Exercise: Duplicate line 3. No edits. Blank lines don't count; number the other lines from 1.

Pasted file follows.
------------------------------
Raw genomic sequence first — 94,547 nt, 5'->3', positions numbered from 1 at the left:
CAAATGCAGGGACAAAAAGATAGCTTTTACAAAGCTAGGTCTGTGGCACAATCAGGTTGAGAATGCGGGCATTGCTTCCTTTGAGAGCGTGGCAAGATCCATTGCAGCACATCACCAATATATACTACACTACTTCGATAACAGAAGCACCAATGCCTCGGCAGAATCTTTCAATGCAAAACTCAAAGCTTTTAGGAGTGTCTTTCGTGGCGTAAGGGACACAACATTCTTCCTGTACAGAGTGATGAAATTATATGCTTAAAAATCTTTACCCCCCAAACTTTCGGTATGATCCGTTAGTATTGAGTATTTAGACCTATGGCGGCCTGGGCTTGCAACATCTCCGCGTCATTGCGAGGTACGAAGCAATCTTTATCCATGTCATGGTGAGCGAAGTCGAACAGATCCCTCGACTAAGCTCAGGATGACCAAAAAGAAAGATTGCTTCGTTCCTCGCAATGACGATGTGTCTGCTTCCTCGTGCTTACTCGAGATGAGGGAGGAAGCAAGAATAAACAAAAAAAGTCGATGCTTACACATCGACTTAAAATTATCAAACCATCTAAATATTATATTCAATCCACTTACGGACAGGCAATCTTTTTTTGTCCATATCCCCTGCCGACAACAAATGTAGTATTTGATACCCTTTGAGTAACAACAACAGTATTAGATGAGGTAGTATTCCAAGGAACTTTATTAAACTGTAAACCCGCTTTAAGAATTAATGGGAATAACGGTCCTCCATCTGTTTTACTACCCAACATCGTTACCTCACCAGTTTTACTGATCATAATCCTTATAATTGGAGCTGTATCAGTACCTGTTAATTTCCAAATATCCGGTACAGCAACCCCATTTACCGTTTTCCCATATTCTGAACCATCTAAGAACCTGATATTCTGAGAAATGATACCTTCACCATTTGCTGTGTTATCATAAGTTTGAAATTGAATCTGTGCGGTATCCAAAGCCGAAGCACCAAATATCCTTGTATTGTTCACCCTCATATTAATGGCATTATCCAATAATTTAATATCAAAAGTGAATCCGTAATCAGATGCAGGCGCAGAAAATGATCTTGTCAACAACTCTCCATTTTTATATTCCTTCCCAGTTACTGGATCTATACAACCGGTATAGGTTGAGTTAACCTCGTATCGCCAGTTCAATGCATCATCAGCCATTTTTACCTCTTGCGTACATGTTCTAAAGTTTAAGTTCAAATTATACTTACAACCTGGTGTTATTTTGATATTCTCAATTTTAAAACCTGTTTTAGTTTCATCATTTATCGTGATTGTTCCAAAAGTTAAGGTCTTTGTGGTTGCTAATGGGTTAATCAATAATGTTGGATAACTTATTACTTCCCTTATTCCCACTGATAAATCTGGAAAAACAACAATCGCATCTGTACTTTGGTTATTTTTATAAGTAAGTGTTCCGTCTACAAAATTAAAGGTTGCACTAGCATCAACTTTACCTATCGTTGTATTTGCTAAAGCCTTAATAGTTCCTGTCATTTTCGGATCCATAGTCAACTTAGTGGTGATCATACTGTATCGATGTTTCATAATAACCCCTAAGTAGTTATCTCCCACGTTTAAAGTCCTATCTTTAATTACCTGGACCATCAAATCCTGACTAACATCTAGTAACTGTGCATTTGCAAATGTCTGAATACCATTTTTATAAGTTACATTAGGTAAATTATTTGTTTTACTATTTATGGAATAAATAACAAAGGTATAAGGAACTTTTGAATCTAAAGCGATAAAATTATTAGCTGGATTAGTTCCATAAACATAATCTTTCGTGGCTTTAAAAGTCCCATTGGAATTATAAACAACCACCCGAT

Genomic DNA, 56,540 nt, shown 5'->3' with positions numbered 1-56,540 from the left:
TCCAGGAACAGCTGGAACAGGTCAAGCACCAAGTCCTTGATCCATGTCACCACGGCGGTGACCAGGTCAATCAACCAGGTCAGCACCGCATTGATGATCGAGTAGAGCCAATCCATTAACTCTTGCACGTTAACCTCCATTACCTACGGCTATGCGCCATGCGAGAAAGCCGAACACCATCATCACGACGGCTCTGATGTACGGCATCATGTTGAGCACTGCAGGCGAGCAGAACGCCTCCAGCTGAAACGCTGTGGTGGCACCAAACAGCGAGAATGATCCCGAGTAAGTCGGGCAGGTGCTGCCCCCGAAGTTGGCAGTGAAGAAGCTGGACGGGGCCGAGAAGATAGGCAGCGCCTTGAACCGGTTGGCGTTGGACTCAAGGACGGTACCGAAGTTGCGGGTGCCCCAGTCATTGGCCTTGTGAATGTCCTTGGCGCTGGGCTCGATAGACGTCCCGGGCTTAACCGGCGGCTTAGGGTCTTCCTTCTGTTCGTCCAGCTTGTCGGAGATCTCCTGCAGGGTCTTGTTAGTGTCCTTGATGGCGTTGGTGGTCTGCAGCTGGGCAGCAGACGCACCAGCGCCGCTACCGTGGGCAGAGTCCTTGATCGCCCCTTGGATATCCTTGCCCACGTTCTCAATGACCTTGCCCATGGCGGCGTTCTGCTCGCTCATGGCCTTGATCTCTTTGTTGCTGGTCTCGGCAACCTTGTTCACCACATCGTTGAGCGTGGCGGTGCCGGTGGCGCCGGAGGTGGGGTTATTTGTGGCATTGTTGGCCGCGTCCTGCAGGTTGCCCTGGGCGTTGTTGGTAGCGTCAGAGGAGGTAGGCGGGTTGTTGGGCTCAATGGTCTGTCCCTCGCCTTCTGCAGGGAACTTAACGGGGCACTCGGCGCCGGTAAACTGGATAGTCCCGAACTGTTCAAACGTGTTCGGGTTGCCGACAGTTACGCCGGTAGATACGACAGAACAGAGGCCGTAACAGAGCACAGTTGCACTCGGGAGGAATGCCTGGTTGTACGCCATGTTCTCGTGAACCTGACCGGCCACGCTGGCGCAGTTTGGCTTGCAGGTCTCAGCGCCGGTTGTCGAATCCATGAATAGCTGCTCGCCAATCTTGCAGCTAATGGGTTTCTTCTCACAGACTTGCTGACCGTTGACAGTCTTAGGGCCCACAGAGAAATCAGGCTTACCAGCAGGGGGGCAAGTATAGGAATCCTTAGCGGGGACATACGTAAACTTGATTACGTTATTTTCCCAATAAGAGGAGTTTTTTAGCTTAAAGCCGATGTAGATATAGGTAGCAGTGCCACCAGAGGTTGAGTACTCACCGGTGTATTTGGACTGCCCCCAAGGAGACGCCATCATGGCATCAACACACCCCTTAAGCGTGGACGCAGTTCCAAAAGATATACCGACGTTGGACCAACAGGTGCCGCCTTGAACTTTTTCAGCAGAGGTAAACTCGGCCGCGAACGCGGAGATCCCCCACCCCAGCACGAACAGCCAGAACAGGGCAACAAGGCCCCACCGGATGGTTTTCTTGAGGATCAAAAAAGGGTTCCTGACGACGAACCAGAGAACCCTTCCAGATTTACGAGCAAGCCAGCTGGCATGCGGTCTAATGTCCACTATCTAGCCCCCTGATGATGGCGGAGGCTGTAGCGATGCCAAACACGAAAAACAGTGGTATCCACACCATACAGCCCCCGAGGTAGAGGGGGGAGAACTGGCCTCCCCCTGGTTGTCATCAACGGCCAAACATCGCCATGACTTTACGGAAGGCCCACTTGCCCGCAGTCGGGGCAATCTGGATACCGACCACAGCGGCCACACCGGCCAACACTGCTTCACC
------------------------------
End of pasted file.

Genomic DNA, 56,540 nt, shown 5'->3' with positions numbered 1-56,540 from the left: